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An armchair traveler’s top eight picks for the holiday season
Friday, November 21, 2014
The end of the year is just around the corner. Whether you’re planning to pack your bags and board a plane, or spend the holiday season closer to home, we’ve pulled together some of the most popular sites on the
Google Cultural Institute
to inspire your travel planning or help you explore the world from the comfort of your couch. From World Wonders to artifacts and artworks, get ready to go on an armchair adventure beginning in the heart of Europe, crossing over to the U.S. and ending up in a historical center of Southeast Asia.
1. Vincent van Gogh’s Starry Night at the Musée d’Orsay in Paris
Vincent Van Gogh
is one of the most viewed artists on the Cultural Institute, and this rendition of “
” housed at the
in Paris attracts some of the greatest attention. In September 1888, Van Gogh wrote: "Often it seems to me night is even more richly coloured than day", and within the month, he realized this masterpiece.
2. 1900-2013: From station to the renovated Musée d’Orsay
Staying in Paris, Musée d’Orsay is home to the largest collection of impressionist and post-impressionist masterpieces. If Monet, Manet, and Rembrandt weren’t enough to draw a crowd, the history of the building attracts attention on its own. This beautifully curated exhibit entitled “
1900-2013: From station to the renovated Musée d’Orsay
”, takes you behind the scenes from its construction as a railway station at the end of the 19th century, to its days as a mailing center, before being converted into a museum in the 1980s.
3. Sandro Botticelli’s Birth of Venus at the Uffizi Gallery in Florence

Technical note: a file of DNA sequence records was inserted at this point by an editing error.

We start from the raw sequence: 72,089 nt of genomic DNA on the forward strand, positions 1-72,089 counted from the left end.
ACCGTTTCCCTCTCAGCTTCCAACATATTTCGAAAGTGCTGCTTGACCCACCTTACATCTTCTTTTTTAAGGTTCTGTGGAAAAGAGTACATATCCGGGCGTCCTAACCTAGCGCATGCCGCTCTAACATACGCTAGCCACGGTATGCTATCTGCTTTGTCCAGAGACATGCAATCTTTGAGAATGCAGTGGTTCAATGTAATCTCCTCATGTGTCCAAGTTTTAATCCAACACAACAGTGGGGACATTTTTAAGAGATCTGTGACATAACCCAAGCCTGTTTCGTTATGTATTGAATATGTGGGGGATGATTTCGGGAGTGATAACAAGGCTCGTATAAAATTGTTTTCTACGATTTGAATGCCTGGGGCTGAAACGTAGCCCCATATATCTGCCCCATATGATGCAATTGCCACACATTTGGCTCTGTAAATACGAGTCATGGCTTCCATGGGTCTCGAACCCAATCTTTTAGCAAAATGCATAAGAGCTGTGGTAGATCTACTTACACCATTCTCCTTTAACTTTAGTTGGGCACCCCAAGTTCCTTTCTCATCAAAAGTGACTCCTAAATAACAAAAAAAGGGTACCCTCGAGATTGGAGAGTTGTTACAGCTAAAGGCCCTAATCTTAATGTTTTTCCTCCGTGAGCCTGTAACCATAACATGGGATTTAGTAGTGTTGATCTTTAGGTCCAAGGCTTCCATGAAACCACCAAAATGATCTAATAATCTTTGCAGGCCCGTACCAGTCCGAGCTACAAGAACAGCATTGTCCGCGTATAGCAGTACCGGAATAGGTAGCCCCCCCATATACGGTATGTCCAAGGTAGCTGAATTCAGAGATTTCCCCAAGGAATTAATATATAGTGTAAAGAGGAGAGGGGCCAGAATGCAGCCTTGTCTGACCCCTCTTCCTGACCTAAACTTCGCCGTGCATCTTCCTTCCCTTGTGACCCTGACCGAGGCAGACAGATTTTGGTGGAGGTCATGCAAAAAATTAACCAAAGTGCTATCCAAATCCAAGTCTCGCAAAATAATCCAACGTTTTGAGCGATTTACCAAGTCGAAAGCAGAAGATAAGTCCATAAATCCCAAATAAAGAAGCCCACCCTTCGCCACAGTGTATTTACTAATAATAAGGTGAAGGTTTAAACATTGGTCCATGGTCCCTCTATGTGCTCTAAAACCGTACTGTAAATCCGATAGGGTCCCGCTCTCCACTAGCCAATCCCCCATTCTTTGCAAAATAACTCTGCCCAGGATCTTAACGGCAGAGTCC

Heading south to Italy, the crowds take us to the
in Florence. Gradually make your way through the first floor galleries, before heading to the exhibit’s prized
Birth of Venus
on the second level. You won’t need to worry about the queue of people that’s typically waiting to stand before this landmark of 15th century Italian painting. The Cultural Institute allows you to zoom in and examine every crack and detail without getting elbowed aside.
4. Grand Canyon in Arizona
Jumping across the Atlantic Ocean takes us to the spectacular Grand Canyon in the U.S. state of Arizona. There are
over 2,200 items
in the Cultural Institute featuring one of the world’s most dramatic geological formations.
Explore the trails on Street View
the vast national park in a helicopter with a famous nature photographer.
5. Nanyue King Mausoleum Museum in Guangzhou
Returning to Asia now, our first stop is the
Nanyue King Mausoleum Museum
in Guangzhou in Southern China. The museum was built at the site of the 2,000 year-old tomb of the Nanyue King Zhao Mo, the excavation of which uncovered thousands of relics in a 17,000 square meter area. Among the most prized artifacts are hundreds of delicate porcelain pillows from the Tang, Yuan and Ming Dynasties (618–1644 AD).
6. Claude Monet at The National Museum of Western Art in Tokyo
Next to Vincent van Gogh,
is one of the Cultural Institute’s most viewed artists. You don’t have to go all the way to Paris to see his works; the National Museum of Western Art in Tokyo houses a number of his paintings,
twelve of which are on the Cultural Institute
including one of his famous
. The museum is Japan's only national institution devoted to western art, with pieces dating from the Renaissance to the early 20th century.
7. The Taj Mahal in Agra
There are few armchair travelers who aren’t already familiar with the Taj Mahal. But did you know that the Taj Mahal complex consists of more than just the white marble mausoleum? Explore the rest of the grounds on
within the Cultural Institute, including Darwaza-i rauza, or the Great Gate, and dive into the history and architecture of the complex in "
The Wonder that is Taj
8. Angkor Wat in Siem Reap
Our last stop on this round-the-world trip takes us to the temple of
in Cambodia. It’s not easy to visualize what this 400 square kilometer archeological site looks like. So what better way to get a feel for it than through 3D images and animations from Monash University’s "
" project? Circle around a model of the temple grounds and its environs in the 13th century before diving into the history of the civilization of Angkor, which dominated mainland Southeast Asia for over 500 years.
Posted by Amit Sood, Director, Google Cultural Institute
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